By Rep. Jim McDermott
The last few months, in the other Washington, have been all about the budget: the “fiscal cliff ” debates, the unbelievably senseless package of cuts called “sequestration,” and various budget proposals. With hearing after hearing, and bill after bill, it often seems like the budget is all we talk about anymore, or more specifically, the debt.
Ever since President Obama took office, the Representatives who voted for billions in Bush tax cuts and two unfunded wars can’t stop harping on our national debt.
Of course this is nothing new. Budget hawks and neocons have been preaching economic doom and gloom for decades. It’s the best, and maybe only, argument for their true agenda: tax breaks for big corporations and the wealthy and an end to the social safety net. Every program that helps vulnerable people has to be cut and every investment is too expensive because nothing is sacred when we’re worship- ing at the altar of the “Deficit Crisis.”
Since 2010, we have achieved $2.5 trillion in deficit reduction, and lots of com- mon-sense deficit-reduction proposals are under public debate. For example, I recently introduced legislation to end a Medicare windfall to the pharmaceutical industry that would save taxpayers over $140 billion. Despite this, we’re also see- ing, sadly, bipartisan support for damaging cost-saving measures this year, like a Chained Consumer Price Index, or “CPI,” cuts to Medicare and Social Security benefits, cuts to food-assistance programs for kids and seniors, defunding of scientific research and development and more attacks on the Affordable Care Act.
Never mind that most of these programs save us money in the long run. In-home care assistance for seniors is cheaper than nursing homes and Head Start is much cheaper than unemployment and prison costs for students who get left behind.
Never mind that the best way to get rid of debt is to increase revenue. While Republicans attack school lunches they continue to protect tax loopholes for yachts and corporate jets and subsidies for big oil and pharmaceuticals.
Never mind, because now the basis of this hysteria, the one study that debt hawks have been peddling as proof of our impending economic doom, has been entirely discredited—by a doctoral student. Reinhart and Rogoff published findings that a debt-to-GDP ratio of over 90% could slow economic growth, and, despite being impossible to replicate the numbers, it was taken as gospel by the austerity crowd. Unfortunately for their admirers, the world recently found out that in addition to some strange methods and selective data, their findings were missing something very important: rows 45 to 49 on their Excel spreadsheet. In other words, the entire austerity debate has been built on one big coding error.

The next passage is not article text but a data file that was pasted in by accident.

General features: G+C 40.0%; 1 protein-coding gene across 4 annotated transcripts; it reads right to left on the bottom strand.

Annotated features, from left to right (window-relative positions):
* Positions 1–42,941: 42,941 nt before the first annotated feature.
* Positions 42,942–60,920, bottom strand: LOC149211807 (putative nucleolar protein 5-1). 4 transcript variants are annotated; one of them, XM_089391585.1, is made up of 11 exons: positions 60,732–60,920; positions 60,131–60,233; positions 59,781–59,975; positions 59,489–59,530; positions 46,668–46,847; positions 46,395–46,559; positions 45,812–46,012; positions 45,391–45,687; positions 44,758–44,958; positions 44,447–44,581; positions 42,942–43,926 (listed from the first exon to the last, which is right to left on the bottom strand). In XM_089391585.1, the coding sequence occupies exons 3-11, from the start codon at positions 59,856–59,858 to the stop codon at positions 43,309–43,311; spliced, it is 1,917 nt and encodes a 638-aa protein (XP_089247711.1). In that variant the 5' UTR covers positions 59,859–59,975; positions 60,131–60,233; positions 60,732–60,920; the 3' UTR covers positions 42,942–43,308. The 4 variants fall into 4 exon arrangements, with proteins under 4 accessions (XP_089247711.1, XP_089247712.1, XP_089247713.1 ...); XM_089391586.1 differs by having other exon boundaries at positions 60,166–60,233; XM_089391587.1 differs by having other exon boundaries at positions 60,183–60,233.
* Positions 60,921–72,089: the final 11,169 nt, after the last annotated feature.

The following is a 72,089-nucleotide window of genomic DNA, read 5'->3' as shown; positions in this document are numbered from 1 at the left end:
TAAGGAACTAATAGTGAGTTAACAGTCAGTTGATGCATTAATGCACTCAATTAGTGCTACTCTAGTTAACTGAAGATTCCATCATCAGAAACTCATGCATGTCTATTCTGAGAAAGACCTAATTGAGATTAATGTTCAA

So how do we craft a sensible budget?
In addition to closing the tax loopholes mentioned before, there are some re- forms that would strengthen our economy and safety net programs. One such “fix” would be raising or eliminating the cap on the payroll tax that funds Social Security. Individuals are only required to pay into Social Security up to around $113,700. If all workers paid the same payroll tax rate on all of their income, Social Security would be solvent for at least the next 75 years.
Ultimately, however, investing in our people and our workforce must be the num- ber one priority. We don’t have a debt crisis, but we do have a jobs crisis. President Obama’s stimulus plan helped slow the devastation of the recession, but our slug- gish recovery proves that we need much more. Government ought to invest when the private sector won’t. Investing in infrastructure now, in new and growing indus- tries like green energy, new technologies, and education, will bolster our current economy and build a foundation for globally competitive industries in the future.
It’s simple math. With low unemployment, more people are paying taxes and fewer people need public assistance.
Budgets are moral documents. They may not be easy to craft, but there ought to be certain principles that we hold as sacred. American families would never pay down their credit card debt with their children’s lunch money or their grandparent’s prescription funds, and neither should our government. Shifting the burden to seniors, half of whom earn under $22,500 a year, or those on a minimum wage, whose salaries can’t buy a fair-market apartment in any state, is impractical and unethical. It’s time to stop the debt-crisis mania and start rebuilding our economy.
I believe in the greatness of America. I believe we are a country that can afford to take risks and demand the best of ourselves. We just have to get past phony catastrophes and partisan bickering, but I believe we can. Otherwise, I wouldn’t be here.